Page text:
# semodule -i secmark_example.pp
# semodule -l | grep secmark_example
secmark_example 0.1.0

The next and final step is to setup the iptables/netfilter Secmark rules to label the packets correctly:

# host foo.lan
foo.lan has address
# iptables -t mangle -A INPUT -p tcp --src --dport 22 -j SECMARK --selctx system_u:object_r:foo_ssh_packet_t:s0
# iptables -t mangle -L
target     prot opt source          destination

Chain INPUT (policy ACCEPT)
target     prot opt source          destination
SECMARK    tcp  --  foo.lan         anywhere     tcp dpt:ssh SECMARK selctx system_u:object_r:foo_ssh_packet_t:s0

Chain FORWARD (policy ACCEPT)
target     prot opt source          destination

Chain OUTPUT (policy ACCEPT)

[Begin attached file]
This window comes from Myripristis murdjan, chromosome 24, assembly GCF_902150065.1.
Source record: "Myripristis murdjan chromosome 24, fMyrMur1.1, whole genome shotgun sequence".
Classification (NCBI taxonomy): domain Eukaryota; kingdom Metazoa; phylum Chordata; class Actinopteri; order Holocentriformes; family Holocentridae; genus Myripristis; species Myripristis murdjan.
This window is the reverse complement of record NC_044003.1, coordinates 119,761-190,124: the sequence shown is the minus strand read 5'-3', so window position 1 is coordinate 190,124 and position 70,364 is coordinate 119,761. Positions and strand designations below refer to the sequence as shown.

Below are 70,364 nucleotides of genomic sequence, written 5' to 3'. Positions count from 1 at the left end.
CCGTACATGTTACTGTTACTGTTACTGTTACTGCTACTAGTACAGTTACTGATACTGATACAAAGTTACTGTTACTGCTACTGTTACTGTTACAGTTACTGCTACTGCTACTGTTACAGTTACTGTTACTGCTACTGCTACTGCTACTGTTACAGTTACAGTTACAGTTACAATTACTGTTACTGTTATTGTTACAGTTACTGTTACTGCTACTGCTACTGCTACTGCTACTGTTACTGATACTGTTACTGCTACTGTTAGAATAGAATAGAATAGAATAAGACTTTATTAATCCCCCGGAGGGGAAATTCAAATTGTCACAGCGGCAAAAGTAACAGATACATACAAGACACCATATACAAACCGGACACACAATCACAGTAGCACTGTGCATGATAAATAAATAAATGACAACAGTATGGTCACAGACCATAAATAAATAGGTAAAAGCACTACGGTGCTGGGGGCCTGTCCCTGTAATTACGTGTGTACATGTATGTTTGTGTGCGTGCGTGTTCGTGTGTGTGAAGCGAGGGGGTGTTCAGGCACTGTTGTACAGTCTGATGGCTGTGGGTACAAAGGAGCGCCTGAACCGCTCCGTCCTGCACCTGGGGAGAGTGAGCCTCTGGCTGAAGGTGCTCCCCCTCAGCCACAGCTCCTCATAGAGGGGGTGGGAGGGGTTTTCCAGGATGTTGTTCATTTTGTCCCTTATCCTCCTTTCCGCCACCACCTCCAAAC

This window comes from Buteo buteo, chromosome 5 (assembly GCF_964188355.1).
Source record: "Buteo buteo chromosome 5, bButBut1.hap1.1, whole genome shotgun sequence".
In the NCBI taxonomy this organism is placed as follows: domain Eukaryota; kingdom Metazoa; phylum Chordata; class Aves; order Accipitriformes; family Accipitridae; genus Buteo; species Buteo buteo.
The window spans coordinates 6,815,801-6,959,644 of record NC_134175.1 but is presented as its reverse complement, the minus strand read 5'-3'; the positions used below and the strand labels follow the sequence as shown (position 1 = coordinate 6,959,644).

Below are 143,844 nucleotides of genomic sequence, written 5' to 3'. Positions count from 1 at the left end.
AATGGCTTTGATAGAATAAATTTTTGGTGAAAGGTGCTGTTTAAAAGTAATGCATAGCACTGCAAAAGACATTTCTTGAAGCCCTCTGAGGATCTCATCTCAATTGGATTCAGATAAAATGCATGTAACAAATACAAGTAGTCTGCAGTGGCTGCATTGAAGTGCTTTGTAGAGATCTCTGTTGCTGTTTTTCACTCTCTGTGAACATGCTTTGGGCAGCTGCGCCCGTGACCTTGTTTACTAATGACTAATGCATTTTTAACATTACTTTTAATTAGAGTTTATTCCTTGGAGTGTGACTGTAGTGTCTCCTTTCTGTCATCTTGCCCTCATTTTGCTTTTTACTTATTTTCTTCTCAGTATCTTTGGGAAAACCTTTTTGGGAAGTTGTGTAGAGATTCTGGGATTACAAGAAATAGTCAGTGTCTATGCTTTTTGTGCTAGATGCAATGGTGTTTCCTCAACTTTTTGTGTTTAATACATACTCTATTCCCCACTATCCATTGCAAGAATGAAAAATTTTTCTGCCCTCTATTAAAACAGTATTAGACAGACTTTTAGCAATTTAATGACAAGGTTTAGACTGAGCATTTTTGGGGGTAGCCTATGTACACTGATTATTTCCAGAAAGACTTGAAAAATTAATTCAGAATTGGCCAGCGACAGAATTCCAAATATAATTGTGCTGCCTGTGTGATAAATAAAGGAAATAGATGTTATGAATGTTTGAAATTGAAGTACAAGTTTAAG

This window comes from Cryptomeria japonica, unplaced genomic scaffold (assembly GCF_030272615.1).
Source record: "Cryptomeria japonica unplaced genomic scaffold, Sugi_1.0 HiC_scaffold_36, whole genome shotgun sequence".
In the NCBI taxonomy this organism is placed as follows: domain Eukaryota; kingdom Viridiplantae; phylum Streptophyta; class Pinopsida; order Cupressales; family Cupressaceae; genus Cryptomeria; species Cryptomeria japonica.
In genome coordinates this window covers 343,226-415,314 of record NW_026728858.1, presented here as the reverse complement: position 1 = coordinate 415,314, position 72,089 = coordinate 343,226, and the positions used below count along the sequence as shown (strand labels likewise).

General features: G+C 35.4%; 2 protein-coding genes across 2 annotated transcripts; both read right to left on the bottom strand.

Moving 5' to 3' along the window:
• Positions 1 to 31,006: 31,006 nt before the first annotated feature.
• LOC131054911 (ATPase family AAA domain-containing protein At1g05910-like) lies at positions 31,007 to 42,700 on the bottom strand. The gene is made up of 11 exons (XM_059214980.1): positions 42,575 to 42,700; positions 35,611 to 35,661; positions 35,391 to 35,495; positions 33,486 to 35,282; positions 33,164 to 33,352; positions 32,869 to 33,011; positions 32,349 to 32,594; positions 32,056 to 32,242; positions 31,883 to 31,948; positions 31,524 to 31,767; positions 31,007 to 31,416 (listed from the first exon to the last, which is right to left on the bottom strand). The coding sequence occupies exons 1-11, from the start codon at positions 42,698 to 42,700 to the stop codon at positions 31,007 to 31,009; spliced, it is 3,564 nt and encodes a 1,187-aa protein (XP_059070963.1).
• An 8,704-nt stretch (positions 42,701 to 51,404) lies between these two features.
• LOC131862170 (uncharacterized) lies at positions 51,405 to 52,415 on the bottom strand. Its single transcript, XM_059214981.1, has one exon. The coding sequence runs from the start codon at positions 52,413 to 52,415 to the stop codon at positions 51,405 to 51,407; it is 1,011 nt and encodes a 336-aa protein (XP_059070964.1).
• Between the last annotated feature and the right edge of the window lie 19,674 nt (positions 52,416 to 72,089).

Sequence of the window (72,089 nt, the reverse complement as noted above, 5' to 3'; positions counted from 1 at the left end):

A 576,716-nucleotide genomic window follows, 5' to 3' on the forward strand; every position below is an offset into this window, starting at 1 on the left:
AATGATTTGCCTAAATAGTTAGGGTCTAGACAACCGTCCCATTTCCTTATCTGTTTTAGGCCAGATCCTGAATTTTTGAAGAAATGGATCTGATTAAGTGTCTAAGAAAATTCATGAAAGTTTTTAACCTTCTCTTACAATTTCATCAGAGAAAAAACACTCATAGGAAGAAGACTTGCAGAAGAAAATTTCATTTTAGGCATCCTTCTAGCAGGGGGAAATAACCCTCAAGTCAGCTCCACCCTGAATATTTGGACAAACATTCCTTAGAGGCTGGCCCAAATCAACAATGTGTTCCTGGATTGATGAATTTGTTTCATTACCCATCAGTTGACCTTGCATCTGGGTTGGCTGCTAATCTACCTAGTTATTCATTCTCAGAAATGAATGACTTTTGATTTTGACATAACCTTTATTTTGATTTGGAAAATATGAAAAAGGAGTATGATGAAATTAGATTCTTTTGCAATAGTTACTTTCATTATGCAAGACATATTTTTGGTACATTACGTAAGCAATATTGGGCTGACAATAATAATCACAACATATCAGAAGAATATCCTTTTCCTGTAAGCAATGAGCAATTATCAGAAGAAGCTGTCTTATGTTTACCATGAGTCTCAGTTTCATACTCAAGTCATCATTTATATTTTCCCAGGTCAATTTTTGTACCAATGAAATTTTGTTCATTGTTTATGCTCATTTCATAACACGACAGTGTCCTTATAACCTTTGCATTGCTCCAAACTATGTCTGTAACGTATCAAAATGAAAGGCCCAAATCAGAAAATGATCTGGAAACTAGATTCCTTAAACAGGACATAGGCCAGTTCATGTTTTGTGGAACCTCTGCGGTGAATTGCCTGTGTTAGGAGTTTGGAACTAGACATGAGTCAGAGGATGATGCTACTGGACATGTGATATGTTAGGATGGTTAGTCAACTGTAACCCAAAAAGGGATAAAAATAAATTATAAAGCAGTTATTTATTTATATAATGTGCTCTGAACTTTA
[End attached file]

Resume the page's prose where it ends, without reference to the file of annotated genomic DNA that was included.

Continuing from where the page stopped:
target     prot opt source          destination

target     prot opt source          destination

At this point we are finished, packets coming from foo.lan and destined for port TCP/22 on our system will be labeled as “foo_ssh_packet_t” with SELinux providing assurance that only “sshd_t” can read “foo_ssh_packet_t” packets. You can verify this quite easily be removing the allow rule from the custom SELinux policy and watching SSH traffic from foo.lan stop, you will also see new SELinux AVC denial messages with the “foo_ssh_packet_t” type.

One final note, remember that with modern Linux Kernels there are two types of SELinux security labels assigned to a packet, the Secmark labels described here and the peer labels described previously. These two types of packet labels operate differently and subject to their own, independent set of SELinux access controls. The Secmark packet labels are used to represent the network attributes of a packet such as IP addresses and ports, while the peer packet labels are used to represent the security attributes of the sender such as the SELinux label of the process which generated the network packet.